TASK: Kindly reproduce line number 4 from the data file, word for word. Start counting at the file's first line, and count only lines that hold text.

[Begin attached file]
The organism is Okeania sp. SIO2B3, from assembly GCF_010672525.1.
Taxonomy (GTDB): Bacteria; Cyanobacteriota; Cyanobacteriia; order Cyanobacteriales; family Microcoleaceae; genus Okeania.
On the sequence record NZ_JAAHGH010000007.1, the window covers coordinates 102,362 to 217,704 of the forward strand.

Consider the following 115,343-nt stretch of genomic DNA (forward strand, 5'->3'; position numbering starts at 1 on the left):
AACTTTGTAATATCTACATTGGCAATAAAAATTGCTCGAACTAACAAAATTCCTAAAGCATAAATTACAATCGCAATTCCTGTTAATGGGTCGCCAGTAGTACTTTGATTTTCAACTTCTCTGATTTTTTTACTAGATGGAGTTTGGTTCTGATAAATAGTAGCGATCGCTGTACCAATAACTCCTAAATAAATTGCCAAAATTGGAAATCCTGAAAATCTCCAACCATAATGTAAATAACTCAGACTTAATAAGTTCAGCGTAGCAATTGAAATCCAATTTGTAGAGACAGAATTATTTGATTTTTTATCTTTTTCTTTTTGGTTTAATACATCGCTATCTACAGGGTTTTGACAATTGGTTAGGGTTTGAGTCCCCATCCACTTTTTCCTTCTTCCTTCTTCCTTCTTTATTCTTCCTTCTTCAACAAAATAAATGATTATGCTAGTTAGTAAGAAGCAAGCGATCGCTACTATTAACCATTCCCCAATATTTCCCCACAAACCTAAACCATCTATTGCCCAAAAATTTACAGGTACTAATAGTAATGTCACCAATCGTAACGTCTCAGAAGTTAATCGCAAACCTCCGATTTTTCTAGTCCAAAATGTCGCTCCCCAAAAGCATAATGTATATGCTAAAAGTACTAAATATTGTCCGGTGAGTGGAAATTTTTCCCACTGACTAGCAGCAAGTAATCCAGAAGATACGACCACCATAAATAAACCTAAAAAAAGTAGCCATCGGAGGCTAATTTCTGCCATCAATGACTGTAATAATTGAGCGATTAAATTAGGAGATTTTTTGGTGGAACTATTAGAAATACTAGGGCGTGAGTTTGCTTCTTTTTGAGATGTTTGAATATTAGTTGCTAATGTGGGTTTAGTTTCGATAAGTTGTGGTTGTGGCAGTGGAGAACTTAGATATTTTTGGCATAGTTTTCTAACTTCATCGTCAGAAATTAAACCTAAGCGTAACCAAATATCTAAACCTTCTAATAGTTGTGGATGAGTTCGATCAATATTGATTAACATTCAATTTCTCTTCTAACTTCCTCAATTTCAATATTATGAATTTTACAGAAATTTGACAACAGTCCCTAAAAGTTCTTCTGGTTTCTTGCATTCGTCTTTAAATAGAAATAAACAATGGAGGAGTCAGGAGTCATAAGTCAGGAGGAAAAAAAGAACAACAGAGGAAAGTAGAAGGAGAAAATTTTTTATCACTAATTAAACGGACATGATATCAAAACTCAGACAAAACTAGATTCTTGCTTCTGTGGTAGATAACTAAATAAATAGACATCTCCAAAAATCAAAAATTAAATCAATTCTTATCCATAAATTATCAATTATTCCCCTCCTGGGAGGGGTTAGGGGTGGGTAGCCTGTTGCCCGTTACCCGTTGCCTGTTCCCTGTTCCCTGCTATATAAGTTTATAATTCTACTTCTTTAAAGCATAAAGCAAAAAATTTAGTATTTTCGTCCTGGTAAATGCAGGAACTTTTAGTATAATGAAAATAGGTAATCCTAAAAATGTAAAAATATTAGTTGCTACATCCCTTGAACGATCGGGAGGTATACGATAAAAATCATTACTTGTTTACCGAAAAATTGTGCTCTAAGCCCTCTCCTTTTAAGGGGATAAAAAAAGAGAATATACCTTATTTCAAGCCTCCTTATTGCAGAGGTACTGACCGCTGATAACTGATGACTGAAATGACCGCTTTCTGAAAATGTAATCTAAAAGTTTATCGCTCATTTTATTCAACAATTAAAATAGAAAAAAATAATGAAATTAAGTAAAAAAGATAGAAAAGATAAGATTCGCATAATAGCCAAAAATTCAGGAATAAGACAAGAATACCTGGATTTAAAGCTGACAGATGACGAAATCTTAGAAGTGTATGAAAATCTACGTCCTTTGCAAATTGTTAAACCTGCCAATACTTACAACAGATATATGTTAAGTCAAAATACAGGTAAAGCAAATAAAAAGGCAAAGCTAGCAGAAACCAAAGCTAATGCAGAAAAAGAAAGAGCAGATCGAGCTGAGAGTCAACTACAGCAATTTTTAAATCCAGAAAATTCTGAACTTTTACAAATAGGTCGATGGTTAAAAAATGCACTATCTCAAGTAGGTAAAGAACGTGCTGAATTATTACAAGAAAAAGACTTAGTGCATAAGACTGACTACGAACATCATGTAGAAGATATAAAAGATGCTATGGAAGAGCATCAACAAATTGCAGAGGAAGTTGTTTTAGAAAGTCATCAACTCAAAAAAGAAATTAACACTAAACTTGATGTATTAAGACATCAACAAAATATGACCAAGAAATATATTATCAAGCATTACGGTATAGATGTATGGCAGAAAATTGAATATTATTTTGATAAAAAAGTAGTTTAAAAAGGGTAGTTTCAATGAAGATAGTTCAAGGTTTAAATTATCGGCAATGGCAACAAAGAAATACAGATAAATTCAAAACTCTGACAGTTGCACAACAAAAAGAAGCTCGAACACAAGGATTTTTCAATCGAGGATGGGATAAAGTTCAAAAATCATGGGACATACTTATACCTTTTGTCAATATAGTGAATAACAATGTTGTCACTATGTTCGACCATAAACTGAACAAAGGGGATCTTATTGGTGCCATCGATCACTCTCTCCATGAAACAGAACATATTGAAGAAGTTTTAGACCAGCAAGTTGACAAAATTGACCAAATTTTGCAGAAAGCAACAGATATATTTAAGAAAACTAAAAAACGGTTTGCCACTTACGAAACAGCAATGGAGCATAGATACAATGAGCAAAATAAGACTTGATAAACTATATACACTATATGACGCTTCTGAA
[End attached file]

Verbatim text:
Consider the following 115,343-nt stretch of genomic DNA (forward strand, 5'->3'; position numbering starts at 1 on the left):